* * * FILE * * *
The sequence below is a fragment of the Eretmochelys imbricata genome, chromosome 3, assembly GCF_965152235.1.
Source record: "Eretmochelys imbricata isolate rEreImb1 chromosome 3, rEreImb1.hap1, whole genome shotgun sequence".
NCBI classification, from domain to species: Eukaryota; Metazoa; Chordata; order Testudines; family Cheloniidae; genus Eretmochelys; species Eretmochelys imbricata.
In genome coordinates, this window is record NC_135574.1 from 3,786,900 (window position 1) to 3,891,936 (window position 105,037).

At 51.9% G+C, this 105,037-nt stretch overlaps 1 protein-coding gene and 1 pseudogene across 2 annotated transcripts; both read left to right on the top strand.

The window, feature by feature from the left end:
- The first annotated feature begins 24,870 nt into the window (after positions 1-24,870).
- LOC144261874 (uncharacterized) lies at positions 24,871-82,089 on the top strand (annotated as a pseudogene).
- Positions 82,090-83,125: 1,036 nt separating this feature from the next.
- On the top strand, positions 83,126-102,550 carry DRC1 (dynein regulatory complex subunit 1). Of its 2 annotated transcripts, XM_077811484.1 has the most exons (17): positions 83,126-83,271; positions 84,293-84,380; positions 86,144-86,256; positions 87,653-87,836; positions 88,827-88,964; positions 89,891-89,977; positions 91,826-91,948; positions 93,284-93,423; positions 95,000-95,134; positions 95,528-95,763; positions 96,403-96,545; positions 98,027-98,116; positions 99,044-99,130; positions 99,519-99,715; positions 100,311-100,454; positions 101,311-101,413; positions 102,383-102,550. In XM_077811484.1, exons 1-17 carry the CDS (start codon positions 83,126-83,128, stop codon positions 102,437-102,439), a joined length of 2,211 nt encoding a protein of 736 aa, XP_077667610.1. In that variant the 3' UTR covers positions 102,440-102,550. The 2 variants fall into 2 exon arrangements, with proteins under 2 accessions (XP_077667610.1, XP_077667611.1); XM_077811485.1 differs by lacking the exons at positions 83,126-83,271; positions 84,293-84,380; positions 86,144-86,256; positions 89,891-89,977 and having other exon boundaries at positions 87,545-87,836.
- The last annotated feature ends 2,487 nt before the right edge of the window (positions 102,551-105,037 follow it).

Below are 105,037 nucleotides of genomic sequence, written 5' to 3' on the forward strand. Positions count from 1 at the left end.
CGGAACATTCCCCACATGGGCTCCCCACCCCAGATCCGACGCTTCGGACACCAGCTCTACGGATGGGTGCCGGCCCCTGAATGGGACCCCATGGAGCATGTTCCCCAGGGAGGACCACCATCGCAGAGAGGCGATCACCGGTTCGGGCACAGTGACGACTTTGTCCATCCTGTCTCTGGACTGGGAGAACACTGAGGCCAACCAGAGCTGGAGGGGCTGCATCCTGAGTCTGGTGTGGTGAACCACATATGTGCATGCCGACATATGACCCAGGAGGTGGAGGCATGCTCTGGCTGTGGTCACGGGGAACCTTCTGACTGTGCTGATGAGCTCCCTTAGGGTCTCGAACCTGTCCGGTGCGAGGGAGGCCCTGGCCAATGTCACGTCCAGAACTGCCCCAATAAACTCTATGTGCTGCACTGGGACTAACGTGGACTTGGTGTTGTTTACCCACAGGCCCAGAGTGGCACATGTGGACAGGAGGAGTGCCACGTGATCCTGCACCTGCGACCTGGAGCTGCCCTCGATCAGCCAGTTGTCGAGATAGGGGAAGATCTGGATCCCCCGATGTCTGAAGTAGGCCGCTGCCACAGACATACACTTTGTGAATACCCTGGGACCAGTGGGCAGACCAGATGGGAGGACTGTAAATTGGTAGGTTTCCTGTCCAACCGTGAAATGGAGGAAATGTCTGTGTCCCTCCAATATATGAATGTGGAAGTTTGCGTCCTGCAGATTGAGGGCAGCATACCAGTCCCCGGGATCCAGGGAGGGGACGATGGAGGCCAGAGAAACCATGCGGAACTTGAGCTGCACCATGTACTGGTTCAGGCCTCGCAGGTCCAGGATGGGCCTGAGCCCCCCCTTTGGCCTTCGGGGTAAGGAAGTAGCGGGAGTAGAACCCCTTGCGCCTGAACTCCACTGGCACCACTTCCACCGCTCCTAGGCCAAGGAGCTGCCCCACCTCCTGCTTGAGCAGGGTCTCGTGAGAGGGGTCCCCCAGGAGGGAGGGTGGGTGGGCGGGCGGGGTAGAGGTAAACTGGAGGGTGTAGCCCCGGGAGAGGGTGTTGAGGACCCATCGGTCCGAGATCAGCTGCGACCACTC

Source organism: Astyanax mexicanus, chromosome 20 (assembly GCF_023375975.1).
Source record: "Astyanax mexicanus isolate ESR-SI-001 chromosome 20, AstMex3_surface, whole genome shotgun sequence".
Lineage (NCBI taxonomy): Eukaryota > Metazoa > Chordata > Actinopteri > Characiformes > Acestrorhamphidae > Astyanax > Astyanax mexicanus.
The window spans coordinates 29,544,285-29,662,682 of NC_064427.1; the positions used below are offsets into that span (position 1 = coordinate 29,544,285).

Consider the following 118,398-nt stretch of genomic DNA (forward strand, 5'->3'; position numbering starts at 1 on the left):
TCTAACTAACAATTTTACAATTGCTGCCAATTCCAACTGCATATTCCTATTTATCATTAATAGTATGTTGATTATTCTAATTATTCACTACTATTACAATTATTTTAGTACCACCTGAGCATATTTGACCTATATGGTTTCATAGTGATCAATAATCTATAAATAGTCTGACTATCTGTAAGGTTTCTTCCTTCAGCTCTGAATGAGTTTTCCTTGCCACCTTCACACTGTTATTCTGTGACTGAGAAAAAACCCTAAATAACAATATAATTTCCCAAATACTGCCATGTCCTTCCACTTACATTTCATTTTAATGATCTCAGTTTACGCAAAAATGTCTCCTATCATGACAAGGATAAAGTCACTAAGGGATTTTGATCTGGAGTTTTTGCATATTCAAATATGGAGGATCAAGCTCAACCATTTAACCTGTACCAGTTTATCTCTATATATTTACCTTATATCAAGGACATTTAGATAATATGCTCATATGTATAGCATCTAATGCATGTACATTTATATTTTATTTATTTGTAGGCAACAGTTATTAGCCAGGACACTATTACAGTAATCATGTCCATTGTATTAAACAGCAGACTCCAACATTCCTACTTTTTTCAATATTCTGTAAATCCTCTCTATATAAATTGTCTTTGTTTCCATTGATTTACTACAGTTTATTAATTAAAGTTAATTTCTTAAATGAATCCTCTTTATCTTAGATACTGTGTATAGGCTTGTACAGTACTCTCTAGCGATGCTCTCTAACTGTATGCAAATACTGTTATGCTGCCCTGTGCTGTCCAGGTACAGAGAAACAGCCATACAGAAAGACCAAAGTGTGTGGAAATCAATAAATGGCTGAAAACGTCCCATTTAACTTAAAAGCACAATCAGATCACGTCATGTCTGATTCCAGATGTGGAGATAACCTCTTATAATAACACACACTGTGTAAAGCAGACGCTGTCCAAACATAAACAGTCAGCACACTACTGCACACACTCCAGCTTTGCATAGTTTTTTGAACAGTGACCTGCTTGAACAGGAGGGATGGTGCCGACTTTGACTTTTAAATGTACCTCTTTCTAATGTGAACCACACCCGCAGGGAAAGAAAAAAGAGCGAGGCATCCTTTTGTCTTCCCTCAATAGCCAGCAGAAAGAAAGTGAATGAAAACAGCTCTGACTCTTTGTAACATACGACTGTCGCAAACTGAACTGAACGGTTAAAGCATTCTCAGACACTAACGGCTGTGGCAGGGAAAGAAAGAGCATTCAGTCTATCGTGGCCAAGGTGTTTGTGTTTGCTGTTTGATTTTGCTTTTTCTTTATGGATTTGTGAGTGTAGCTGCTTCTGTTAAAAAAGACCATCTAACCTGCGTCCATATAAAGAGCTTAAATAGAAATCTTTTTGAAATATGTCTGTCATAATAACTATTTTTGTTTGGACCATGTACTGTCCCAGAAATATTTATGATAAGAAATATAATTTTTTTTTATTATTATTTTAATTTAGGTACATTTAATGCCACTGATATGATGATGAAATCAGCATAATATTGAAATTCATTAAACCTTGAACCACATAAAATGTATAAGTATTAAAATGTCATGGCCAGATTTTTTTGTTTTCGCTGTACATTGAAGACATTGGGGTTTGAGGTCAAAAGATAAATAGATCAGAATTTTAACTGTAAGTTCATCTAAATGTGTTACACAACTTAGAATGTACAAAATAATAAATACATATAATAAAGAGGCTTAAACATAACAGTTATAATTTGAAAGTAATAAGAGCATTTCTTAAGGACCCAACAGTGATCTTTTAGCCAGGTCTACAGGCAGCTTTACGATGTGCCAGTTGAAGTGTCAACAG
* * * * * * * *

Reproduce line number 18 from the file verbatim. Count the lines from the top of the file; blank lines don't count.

Consider the following 118,398-nt stretch of genomic DNA (forward strand, 5'->3'; position numbering starts at 1 on the left):